For better or worse, psychoanalytic concepts are interwoven into so many theories and schools of thought that it feels overwhelming to simply name them all. The everyday usage of words like “the unconscious,” “Oedipus Complex,” “transference,” “dream analysis,” “projective identification,” etc. serve to help us identify a common way of speaking about clinical issues but can also be used to repress what is really at work in the subject and in the clinic. As patients become more and more sophisticated “customers” of mental health care, we are a facing a crisis of the couch, in which clinical approaches such as DBT and CBT reign over the clinical work we do in our offices and insurance companies demand “a standardization of care” and an “evidenced-based practice” that sometimes complicates things rather than frame them.
When working with the human mind and spirit, however, it is impossible to fit people into simple categories and prescribe them the same treatment with similar outcomes. Two people with the same presenting concern often require different approaches to treatment and usually represent different struggles. Humans are very complicated and so is the way our minds work. I want to offer you a look into our clinical work from the eyes and experience of other like-minded psychoanalytically oriented authors and clinicians.
Below is a list of five books that I have found helpful throughout my training in understanding and applying the theory and practice of psychoanalysis. I have no financial affiliation with any of these authors and I am simply sharing them to illustrate the complexity of the healing process we call psychoanalysis.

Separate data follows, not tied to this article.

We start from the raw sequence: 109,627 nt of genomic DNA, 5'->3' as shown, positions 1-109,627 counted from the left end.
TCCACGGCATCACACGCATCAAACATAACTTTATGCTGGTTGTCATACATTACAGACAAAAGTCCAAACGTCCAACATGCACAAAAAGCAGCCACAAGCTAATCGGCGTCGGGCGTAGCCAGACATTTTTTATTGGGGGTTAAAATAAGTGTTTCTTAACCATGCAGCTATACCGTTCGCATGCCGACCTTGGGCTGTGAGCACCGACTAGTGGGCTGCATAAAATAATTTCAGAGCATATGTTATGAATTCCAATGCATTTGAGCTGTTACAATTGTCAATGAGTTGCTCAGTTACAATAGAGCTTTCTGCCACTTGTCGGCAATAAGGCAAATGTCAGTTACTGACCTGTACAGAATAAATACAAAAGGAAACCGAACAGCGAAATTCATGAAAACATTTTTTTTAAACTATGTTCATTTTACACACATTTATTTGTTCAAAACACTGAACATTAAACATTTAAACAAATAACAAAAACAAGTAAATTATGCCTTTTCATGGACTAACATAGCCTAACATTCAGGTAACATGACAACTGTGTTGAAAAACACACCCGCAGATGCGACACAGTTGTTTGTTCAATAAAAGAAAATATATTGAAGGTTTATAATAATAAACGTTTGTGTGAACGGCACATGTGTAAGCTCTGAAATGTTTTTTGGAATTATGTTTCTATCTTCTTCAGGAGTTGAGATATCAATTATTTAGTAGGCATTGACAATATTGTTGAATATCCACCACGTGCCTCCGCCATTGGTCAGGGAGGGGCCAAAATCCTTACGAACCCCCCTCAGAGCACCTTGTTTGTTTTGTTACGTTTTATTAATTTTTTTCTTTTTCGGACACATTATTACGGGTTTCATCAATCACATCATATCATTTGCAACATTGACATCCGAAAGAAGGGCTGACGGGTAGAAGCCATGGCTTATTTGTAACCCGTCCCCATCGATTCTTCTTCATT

1. “A Shining Affliction: A Story of Harm and Healing in Psychotherapy“ by Annie Rogers – This is a book I read as a student in training and one that I recommend to my students today. I met Annie Rogers at my first ever professional conference presentation in Chicago at the 39th Annual Meeting of the International Society for the Psychological and Social Approaches to the Treatment of Psychosis. I presented a case of a psychotic child that I had worked with and discussed the question of the emergence of the subject from within a psychotic symptomatology. I had already read her book and the next one, The Unsayable, for that matter, and admired and respected her for her work and personal experiences with trauma. She approached me after the presentation to let me know how much she enjoyed it and that she missed working with kids. I felt a recognition like never before of a like-minded fellow clinician to another. Needless to say, I admire her work.
“A Shining Affliction” is about Annie’s personal experiences during her own training as a psychologist, while working with a traumatized 5-year-old boy in play therapy, named Ben. The book follows Annie’s own experience of being touched by the work with Ben and discusses the two-fold healing of psychoanalysis. Annie shares with us her own mental health struggles and how she overcame them – we witness her experience with an “object relational” psychotherapist, the harm that can be done by interpretation, her experience being hospitalized and the healing that follows with the right psychoanalytic approach for the patient.